Diabetes is amenable to control. Strategies based on Chronic Care Model (CCM) have been proven to be an effective approach in improving diabetes control at primary care settings (19). CCM requires a comprehensive change in health services for diabetic control for optimal results. However, improvement in individual components in the CCM approach is also shown to have positive impacts on diabetic control, albeit with varying effects in different contexts (19). Self-management support is one of the six pillars in the CCM approach (19). The importance of self-management concurs with several studies that demonstrated that glycaemic control could be achieved through medication adherence as well as the engagement in a set of self-care practices (20, 21). However, some studies could not show the impact of some self-care practices on diabetes control (11, 12, 14). For instance, in a Malaysian study among type 2 diabetics, self-care behaviours like exercise and dietary engagement were not associated with glycaemic control status (11). In an Ethiopian study among insulin-treated diabetics, adherence to dietary recommendations of eating vegetables and fruits contributed to glycaemic control, but being adherent to insulin and self-care was not a predictor of good glycaemic control status (12).

This article looked at the glycaemic control status and impact of diabetes coping behaviours on diabetes control among type 2 diabetic Libyans attending a large diabetic centre in Tripoli, Libya. We estimated the prevalence of uncontrolled and poor glycaemic control and investigated the role of diabetes coping behaviours, focusing on diet care, exercise, foot care, blood glucose testing, and medication adherence. Specifically, the article aimed to assess the relative contribution of these coping behaviours to glycaemic control status in the Libyan context, after controlling for selected socio-demographic and clinical characteristics.

Methodology

The study is a part of a larger diabetes research that investigated diabetes perceptions (22), behaviours and glycaemic control in the Libyan diabetes context. This research was approved by the Universiti Kebangsaan Malaysia Research and Ethics Committee, and permission to conduct the study was also obtained from the management of the National Centre for Diabetes and Endocrinology (NCDE) in Tripoli. A cross-sectional survey was undertaken at the NCDE in the period from October 2013 to December 2013. The NCDE provides diabetes follow-up services at its outpatient clinics to diabetic patients, especially from Tripoli.

The sample size was calculated using Fleiss formula (23). We calculated the minimum sample size needed for testing a difference in the prevalence of poor glycaemic control across males and females, where sex is one of the control variables in our study. Calculations were based on a proportion of poor control among females of 58% and a proportion of poor control among males of 45% (24), with margin of precision at 5%, and a power of 80%. The calculated sample size was 498, but 150 was added to cater for a 30% anticipated non-eligibility and non-response. Therefore, the required sample size for the study was 648. Respondents were recruited at the waiting area of the laboratory, where the patients first commute before proceeding into the follow-up clinics. Systematic random sampling was used in patient recruitment, and every fourth patient was approached and invited to participate in the study. Eligible patients included type 2 diabetic Libyans, with a diabetes history of at least one year. Other eligibility criteria were age of 18 years and above, ability to read and write in Arabic, and absence of any visual impairment that could prevent independent self-reporting. Exclusion criteria were being on dietary plan only, being very ill, and having a cognitive impairment. Pregnant women were also excluded. Participation in the study was voluntary, and all potential respondents were provided with a briefing on the study, reassured on the confidentiality, and informed about their participation and withdrawal rights. Written consents were required from eligible patients who agreed verbally to participate.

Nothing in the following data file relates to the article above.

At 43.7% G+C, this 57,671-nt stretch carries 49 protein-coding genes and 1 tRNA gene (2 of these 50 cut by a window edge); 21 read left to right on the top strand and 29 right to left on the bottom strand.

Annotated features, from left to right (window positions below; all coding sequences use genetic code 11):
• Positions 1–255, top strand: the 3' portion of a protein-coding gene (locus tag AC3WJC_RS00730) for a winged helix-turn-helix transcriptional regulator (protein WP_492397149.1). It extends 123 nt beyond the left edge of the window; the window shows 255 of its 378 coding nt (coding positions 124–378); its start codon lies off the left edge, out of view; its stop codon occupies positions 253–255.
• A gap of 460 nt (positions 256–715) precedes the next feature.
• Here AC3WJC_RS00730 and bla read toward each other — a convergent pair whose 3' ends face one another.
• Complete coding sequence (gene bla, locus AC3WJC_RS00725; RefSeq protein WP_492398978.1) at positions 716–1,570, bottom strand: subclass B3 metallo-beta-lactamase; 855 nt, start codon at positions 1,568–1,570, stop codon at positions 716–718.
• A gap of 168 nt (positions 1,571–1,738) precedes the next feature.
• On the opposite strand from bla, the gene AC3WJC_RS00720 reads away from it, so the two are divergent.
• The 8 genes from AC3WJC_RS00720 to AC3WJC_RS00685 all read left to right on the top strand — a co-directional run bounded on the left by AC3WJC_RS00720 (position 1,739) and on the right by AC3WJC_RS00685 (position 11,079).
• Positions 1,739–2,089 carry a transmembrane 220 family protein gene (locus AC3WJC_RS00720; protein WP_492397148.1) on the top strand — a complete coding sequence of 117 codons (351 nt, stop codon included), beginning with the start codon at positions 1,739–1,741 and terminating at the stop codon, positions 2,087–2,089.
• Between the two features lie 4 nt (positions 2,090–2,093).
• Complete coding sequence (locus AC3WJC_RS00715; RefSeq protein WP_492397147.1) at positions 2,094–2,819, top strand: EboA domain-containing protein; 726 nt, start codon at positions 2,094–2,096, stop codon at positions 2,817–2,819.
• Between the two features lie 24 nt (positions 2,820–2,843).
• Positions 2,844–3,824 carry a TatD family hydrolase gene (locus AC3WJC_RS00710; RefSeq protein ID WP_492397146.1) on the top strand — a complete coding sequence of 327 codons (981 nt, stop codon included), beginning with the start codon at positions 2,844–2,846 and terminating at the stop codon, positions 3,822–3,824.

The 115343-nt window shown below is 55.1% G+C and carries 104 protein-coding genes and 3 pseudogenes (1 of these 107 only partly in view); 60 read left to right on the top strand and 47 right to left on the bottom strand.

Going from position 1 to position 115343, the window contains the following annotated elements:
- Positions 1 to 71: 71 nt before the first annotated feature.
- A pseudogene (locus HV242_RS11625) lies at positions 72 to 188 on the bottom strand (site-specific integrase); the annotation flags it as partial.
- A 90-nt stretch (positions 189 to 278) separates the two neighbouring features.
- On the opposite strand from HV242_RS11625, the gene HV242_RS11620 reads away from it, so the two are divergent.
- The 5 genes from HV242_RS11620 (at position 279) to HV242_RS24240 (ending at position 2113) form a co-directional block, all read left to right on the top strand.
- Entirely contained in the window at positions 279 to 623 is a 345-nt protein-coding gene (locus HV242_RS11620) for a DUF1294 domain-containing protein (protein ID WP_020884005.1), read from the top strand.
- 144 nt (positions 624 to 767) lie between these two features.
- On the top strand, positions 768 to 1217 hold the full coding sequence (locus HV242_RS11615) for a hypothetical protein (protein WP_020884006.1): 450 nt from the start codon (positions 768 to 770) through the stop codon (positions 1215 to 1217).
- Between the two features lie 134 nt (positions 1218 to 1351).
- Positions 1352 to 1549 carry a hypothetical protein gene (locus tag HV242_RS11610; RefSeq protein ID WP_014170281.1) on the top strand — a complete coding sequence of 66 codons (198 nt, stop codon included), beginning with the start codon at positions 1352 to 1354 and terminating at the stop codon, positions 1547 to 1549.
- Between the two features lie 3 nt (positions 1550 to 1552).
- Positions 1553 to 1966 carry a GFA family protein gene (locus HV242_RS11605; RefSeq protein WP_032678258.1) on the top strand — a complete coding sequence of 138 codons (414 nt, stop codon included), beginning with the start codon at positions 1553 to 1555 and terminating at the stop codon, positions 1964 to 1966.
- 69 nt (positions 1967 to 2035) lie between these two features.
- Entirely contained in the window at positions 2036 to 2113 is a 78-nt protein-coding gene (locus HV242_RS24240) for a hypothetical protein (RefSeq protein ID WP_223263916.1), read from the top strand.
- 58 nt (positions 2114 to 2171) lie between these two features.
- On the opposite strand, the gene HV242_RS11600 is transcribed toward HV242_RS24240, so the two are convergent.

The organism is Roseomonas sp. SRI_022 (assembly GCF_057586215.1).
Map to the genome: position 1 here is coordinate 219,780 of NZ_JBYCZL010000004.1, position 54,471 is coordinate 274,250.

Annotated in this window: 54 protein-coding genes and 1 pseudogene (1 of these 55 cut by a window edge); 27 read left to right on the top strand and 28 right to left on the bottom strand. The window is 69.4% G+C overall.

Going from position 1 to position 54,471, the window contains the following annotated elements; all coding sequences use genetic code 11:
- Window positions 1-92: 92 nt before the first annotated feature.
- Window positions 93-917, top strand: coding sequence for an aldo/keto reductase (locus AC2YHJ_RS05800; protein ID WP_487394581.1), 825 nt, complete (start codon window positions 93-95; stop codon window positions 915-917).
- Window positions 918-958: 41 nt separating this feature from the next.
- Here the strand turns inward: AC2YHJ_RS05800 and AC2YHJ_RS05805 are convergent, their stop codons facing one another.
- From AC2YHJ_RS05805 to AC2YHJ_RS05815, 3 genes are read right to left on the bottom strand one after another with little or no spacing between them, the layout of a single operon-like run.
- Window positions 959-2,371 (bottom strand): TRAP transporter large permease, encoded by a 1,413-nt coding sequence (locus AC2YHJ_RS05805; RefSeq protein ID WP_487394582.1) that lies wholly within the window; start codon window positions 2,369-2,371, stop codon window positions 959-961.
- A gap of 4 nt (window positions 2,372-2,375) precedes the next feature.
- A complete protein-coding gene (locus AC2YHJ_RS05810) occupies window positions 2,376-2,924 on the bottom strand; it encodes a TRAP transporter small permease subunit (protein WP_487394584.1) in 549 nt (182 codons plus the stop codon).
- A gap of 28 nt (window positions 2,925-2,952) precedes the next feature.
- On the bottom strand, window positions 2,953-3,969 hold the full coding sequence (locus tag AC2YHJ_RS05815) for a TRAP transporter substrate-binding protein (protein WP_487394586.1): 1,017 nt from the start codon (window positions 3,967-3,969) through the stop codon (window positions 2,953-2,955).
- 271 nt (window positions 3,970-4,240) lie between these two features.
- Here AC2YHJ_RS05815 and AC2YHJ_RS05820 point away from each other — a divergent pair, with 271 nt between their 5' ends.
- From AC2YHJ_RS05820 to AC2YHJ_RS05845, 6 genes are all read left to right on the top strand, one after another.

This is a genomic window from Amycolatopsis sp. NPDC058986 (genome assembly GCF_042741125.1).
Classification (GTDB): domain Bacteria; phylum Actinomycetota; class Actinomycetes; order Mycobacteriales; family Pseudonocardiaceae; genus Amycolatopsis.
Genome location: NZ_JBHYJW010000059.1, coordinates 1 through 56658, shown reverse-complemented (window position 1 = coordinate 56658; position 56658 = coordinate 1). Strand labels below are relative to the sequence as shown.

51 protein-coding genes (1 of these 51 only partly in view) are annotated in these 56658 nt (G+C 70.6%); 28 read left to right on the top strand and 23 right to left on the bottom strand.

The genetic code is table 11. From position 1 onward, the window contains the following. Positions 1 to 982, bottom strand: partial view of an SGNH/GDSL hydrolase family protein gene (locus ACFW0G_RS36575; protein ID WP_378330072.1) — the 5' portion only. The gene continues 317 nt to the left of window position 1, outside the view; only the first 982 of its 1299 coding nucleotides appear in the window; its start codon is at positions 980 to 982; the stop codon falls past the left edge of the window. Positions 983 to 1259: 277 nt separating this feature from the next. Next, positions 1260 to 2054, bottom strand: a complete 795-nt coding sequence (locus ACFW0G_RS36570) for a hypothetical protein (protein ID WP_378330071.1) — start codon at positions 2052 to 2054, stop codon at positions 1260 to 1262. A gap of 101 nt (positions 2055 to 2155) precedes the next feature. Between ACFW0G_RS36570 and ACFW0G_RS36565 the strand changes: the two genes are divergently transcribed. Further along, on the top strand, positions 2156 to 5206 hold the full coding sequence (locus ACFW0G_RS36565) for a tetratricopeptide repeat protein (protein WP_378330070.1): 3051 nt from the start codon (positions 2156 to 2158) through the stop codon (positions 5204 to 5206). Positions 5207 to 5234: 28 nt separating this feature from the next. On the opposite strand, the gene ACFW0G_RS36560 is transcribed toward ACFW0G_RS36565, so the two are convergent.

Measures

Self-reporting questionnaire was used for data collection. It included socio-demographic and diseases profile data sheet, the revised Summary of Diabetes Self-Care Activities scale (SDSCA), and the eight-item Morisky Medication Adherence Scale (MMAS-8©).

The data sheet was meant to collect data on the socio-demographic characteristics and the disease profile of the respondents, specifically on age, sex, marital status, education, employment, income, duration of diabetes, current diabetes medications, number of long-term medications other than those for diabetes, and presence or absence of co-morbidity.

The respondents were also required to report their latest glycosylated haemoglobin (HbA1c %) result (3 months and less), which was verified during the collection of the completed questionnaires through viewing the laboratory results brought by the patients for follow-up. Glycaemic control status was defined according to the HbA1c target of <7% as recommended by the American Diabetes Association for non-pregnant adults (25). Accordingly, HbA1c level of <7.0% was defined as ‘good glycaemic control’. HbA1c level in the range from 7.0 to 8.0% was defined as ‘uncontrolled’ diabetes, while HbA1c level of >8.0% was defined as ‘poor’ glycaemic control.

The revised Summary of Diabetes Self-Care Activities